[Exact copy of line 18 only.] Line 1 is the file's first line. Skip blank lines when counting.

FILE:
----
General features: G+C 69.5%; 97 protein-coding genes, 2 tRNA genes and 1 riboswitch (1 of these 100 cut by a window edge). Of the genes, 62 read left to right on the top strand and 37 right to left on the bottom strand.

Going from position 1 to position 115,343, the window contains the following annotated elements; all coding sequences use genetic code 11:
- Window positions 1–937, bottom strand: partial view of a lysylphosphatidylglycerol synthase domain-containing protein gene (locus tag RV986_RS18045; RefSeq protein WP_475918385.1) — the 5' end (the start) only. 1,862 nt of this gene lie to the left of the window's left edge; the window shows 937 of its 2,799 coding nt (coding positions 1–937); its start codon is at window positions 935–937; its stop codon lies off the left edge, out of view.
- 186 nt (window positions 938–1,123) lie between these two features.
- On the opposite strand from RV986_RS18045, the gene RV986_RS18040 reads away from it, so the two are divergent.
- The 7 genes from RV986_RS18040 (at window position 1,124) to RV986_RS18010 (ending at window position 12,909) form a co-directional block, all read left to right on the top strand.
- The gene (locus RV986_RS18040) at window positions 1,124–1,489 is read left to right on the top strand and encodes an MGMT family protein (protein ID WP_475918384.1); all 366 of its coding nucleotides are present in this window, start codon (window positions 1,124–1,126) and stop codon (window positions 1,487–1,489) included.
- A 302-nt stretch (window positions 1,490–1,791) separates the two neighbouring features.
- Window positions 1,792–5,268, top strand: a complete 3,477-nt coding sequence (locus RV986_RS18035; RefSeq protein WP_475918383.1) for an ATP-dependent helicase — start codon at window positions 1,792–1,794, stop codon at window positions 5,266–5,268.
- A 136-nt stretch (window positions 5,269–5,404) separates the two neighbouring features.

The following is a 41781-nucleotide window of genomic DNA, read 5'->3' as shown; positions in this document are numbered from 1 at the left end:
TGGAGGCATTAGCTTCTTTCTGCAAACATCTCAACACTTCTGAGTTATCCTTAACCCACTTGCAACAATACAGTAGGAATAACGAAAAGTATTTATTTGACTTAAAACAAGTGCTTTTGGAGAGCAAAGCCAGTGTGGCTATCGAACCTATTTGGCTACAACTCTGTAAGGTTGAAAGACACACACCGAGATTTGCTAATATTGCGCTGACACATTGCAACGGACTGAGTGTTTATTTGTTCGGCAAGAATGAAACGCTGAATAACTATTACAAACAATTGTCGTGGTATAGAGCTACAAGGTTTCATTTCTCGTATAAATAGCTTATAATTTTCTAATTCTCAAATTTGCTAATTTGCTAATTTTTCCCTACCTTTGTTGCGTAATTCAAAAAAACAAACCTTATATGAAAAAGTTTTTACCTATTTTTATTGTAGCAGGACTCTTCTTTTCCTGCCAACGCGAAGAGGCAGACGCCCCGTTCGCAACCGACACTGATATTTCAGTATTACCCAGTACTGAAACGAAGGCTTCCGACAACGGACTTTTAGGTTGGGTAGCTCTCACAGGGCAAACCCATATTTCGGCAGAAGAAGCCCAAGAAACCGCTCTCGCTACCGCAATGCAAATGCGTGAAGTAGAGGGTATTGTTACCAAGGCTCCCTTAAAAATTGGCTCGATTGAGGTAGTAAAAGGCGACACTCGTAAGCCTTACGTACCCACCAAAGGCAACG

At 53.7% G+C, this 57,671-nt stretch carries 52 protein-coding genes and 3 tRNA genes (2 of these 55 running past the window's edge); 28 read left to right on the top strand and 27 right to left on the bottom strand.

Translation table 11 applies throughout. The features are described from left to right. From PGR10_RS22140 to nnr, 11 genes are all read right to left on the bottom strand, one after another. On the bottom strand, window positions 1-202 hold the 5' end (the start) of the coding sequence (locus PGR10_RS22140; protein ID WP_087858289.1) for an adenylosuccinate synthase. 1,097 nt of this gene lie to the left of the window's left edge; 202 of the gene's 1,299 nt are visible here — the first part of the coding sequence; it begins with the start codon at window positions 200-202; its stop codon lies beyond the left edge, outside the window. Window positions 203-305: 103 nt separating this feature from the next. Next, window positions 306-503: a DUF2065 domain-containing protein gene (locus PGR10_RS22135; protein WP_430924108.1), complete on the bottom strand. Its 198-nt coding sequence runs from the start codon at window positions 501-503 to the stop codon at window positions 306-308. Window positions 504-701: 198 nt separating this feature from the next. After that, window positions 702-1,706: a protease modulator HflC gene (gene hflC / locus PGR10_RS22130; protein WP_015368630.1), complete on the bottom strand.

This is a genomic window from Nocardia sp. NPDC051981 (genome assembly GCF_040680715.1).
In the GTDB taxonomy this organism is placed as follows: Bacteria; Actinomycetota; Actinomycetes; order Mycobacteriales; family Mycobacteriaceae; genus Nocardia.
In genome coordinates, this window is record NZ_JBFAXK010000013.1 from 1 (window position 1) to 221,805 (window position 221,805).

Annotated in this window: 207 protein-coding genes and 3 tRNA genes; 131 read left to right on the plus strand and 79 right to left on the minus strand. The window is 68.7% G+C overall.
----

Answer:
Annotated in this window: 207 protein-coding genes and 3 tRNA genes; 131 read left to right on the plus strand and 79 right to left on the minus strand. The window is 68.7% G+C overall.